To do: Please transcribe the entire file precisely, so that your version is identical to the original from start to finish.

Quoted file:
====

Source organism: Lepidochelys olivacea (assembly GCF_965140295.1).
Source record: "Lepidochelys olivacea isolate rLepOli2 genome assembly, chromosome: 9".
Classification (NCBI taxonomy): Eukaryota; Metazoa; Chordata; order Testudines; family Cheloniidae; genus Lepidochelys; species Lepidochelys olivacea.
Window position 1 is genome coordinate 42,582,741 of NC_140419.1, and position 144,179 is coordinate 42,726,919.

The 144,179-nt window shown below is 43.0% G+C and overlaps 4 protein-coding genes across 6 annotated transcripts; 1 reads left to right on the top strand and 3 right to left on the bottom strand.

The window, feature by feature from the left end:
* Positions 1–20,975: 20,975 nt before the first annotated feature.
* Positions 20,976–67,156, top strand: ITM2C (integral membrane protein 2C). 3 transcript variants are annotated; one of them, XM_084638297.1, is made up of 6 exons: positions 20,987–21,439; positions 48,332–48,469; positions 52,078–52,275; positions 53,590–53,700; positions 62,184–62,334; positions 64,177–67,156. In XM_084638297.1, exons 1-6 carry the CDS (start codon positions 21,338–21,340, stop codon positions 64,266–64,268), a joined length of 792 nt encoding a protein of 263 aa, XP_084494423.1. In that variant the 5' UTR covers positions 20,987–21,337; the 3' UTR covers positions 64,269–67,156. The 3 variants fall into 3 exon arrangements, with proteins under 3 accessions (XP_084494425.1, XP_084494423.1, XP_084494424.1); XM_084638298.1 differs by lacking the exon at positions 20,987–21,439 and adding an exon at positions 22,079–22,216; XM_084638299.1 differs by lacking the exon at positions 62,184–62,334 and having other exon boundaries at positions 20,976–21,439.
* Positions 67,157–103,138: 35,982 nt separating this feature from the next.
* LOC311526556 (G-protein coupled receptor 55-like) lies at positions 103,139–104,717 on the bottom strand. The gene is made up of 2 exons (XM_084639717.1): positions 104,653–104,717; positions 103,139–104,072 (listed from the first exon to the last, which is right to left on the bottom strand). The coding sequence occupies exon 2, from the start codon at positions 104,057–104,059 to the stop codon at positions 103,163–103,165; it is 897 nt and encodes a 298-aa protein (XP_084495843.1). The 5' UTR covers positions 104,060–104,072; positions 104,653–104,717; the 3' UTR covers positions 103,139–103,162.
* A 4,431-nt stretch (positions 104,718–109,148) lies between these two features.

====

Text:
Source organism: Lepidochelys olivacea (assembly GCF_965140295.1).
Source record: "Lepidochelys olivacea isolate rLepOli2 genome assembly, chromosome: 9".
Classification (NCBI taxonomy): Eukaryota; Metazoa; Chordata; order Testudines; family Cheloniidae; genus Lepidochelys; species Lepidochelys olivacea.
Window position 1 is genome coordinate 42,582,741 of NC_140419.1, and position 144,179 is coordinate 42,726,919.

The 144,179-nt window shown below is 43.0% G+C and overlaps 4 protein-coding genes across 6 annotated transcripts; 1 reads left to right on the top strand and 3 right to left on the bottom strand.

The window, feature by feature from the left end:
* Positions 1–20,975: 20,975 nt before the first annotated feature.
* Positions 20,976–67,156, top strand: ITM2C (integral membrane protein 2C). 3 transcript variants are annotated; one of them, XM_084638297.1, is made up of 6 exons: positions 20,987–21,439; positions 48,332–48,469; positions 52,078–52,275; positions 53,590–53,700; positions 62,184–62,334; positions 64,177–67,156. In XM_084638297.1, exons 1-6 carry the CDS (start codon positions 21,338–21,340, stop codon positions 64,266–64,268), a joined length of 792 nt encoding a protein of 263 aa, XP_084494423.1. In that variant the 5' UTR covers positions 20,987–21,337; the 3' UTR covers positions 64,269–67,156. The 3 variants fall into 3 exon arrangements, with proteins under 3 accessions (XP_084494425.1, XP_084494423.1, XP_084494424.1); XM_084638298.1 differs by lacking the exon at positions 20,987–21,439 and adding an exon at positions 22,079–22,216; XM_084638299.1 differs by lacking the exon at positions 62,184–62,334 and having other exon boundaries at positions 20,976–21,439.
* Positions 67,157–103,138: 35,982 nt separating this feature from the next.
* LOC311526556 (G-protein coupled receptor 55-like) lies at positions 103,139–104,717 on the bottom strand. The gene is made up of 2 exons (XM_084639717.1): positions 104,653–104,717; positions 103,139–104,072 (listed from the first exon to the last, which is right to left on the bottom strand). The coding sequence occupies exon 2, from the start codon at positions 104,057–104,059 to the stop codon at positions 103,163–103,165; it is 897 nt and encodes a 298-aa protein (XP_084495843.1). The 5' UTR covers positions 104,060–104,072; positions 104,653–104,717; the 3' UTR covers positions 103,139–103,162.
* A 4,431-nt stretch (positions 104,718–109,148) lies between these two features.